Seals practise social distancing, aerial survey of North Sea shows

Aerial surveys of the North Sea have revealed that seals practise social distancing – and the discovery may have profound implications for the spread of disease among the marine mammals.

In a paper published today by the Royal Society, researchers conducting censuses of grey and harbour seals detail new evidence that the two species not only maintain distances between their own kind (unlike walruses, for instance, who cluster close together) but also that this behaviour may “reflect an evolutionary response to viral susceptibility”.

“By comparing harbour seal colonies with grey seal colonies, we have found that harbour seals keep a greater distance from their neighbours than grey seals do,” the report’s lead author, Jeroen Hoekendijk, told the Guardian. With catastrophic rates of bird flu currently contributing to serious concerns about disease in wildlife, the new report may have important implications for the way such outbreaks are tracked.

The area surveyed was a wild expanse on the coast of the Dutch Wadden Sea, where both species of seals “haul out” on the intertidal flats and beaches to rest, socialise, mate and give birth. They gather there in great numbers. Up to 6,500 grey seals choose the high sandbanks, while harbour seals – about 8,000 were observed – prefer sands revealed at low tide.

Unfortunately, the large numbers of harbour seals have faced disastrous outbreaks of disease in the past. Phocine (seal) distemper virus ravaged the populations in 1988 and 2002, halving numbers. About 18,000 harbour seals died of distemper in the UK and Europe in the 1988 outbreak. Grey seals, however, remained relatively unharmed.

Aerial view of a grey seal colony on the sand at the Wadden Sea on the north-western coast of the Netherlands
A grey seal colony on the sand of the Wadden Sea on the north-western coast of the Netherlands. Photograph: Jeroen Hoekendijk/Royal Netherlands Institute for Sea Research/Wageningen Marine Research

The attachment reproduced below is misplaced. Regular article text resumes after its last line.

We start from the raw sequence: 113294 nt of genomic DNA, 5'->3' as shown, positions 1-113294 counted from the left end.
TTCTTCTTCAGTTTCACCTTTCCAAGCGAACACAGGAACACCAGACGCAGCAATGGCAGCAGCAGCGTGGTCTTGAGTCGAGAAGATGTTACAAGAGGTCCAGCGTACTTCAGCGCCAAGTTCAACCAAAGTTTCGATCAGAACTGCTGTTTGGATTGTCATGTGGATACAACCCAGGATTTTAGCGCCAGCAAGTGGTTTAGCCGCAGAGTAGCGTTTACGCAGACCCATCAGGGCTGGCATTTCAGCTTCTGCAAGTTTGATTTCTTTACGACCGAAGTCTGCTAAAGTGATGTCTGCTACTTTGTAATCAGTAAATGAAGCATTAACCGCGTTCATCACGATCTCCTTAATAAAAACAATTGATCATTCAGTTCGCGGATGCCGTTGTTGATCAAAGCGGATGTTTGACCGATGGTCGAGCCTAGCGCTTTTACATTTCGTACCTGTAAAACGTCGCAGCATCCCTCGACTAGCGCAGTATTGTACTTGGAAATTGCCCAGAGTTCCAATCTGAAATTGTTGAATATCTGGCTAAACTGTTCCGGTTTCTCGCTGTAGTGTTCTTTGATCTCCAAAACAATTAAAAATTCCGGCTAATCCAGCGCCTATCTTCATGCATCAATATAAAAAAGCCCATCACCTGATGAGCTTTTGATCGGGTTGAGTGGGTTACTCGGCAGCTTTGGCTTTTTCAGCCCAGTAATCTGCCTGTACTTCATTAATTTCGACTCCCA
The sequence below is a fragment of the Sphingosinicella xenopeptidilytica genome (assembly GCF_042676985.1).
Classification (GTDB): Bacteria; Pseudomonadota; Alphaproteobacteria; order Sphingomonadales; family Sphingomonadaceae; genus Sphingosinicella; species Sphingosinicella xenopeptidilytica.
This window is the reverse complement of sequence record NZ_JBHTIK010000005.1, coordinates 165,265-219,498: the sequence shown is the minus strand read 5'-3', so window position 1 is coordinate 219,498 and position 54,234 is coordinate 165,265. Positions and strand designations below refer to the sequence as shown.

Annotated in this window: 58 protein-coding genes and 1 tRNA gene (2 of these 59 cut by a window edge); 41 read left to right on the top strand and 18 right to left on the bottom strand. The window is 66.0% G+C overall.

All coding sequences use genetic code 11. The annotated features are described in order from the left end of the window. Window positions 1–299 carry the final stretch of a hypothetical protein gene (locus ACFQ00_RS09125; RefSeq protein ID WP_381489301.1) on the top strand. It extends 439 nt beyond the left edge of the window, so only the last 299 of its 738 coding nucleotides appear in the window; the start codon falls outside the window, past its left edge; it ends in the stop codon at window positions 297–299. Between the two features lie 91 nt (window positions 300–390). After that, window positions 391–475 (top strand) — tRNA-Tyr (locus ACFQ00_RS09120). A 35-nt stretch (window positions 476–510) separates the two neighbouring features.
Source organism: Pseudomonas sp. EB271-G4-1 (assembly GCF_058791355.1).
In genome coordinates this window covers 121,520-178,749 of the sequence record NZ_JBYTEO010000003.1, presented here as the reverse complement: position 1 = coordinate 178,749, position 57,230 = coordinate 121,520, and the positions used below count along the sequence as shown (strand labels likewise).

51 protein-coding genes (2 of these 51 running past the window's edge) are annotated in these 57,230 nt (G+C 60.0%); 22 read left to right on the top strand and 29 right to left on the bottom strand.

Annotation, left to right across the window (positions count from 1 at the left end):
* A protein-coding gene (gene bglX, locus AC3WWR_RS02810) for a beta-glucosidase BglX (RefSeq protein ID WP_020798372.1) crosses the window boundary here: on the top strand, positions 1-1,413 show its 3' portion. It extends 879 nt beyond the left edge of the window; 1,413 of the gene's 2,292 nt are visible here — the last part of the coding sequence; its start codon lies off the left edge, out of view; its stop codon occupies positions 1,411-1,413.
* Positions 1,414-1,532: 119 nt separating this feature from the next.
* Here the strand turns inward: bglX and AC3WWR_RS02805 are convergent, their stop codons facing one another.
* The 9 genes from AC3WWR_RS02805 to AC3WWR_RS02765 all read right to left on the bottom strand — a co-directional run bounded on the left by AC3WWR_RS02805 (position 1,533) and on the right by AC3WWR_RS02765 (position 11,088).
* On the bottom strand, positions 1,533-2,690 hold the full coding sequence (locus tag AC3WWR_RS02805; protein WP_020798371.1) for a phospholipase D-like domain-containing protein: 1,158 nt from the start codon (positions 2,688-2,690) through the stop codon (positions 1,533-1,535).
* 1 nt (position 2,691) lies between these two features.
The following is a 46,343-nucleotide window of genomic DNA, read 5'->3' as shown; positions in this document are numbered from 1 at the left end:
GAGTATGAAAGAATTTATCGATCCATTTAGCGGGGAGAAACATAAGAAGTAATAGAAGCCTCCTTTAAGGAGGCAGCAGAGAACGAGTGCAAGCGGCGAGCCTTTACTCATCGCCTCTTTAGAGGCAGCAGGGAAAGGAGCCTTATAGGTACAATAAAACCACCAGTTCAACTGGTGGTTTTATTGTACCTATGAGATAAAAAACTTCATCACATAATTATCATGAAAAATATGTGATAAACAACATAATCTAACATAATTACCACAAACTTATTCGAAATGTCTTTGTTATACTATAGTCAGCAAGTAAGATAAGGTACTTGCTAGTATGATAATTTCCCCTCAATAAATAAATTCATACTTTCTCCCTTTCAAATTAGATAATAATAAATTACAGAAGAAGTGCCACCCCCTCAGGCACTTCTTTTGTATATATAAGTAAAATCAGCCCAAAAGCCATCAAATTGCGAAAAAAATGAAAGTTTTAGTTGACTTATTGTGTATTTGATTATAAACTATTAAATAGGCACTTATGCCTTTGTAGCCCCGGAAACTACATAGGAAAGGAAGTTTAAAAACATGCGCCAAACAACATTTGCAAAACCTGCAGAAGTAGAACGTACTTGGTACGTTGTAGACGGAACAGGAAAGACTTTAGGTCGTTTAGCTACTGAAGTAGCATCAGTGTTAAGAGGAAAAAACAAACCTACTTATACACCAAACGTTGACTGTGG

“Many grey seals were actually also infected, but just didn’t get as sick as harbour seals,” said Hoekendijk. “This may actually have contributed to the spread of the virus. They carry the virus, but can still move around freely.” He pointed to recent evidence that the grey’s reduced susceptibility had “genetic underpinnings”.

Fascinatingly, it may be that the social distancing described in the new report represents a memory of those severe outbreaks. “Other studies have shown that grey seals are more resistant to respiratory viruses than harbour seals,” said Hoekendijk. “The greater inter-animal distances that we’ve observed for harbour seals in our study might be a response … very similar to our response during the Covid pandemic.”

Comparisons with Covid are telling. Covid is itself a zoonotic disease – that is, transmissible from animals to humans. A report earlier this year showed that Covid was far more widespread in wild animals than hitherto thought. The disease is also thought to have affected marine mammals, and there are concerns the presence of human sewage released into the sea may spread Covid among seals and whales.

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Ironically, lockdown had benefits for the natural world. Reduced disturbance of wild areas – seals are particularly prone to interruption by human presence – and seas rendered quieter by the lack of vessels created a brief window of respite for many marine mammals. The lockdowns even halted seal culls in Namibia.

It is not a bad idea for humans to keep their distance from seals, too. Not only is there a danger of being bitten, the bites have been linked to potential human-animal zoonosis in the form of the notorious “seal finger” caused by contact with seals’ claws or teeth, which can transmit the bacterium Mycoplasma phocacerebrale. If the skin is broken, infection has led to the amputation of human digits among fishers and scientists.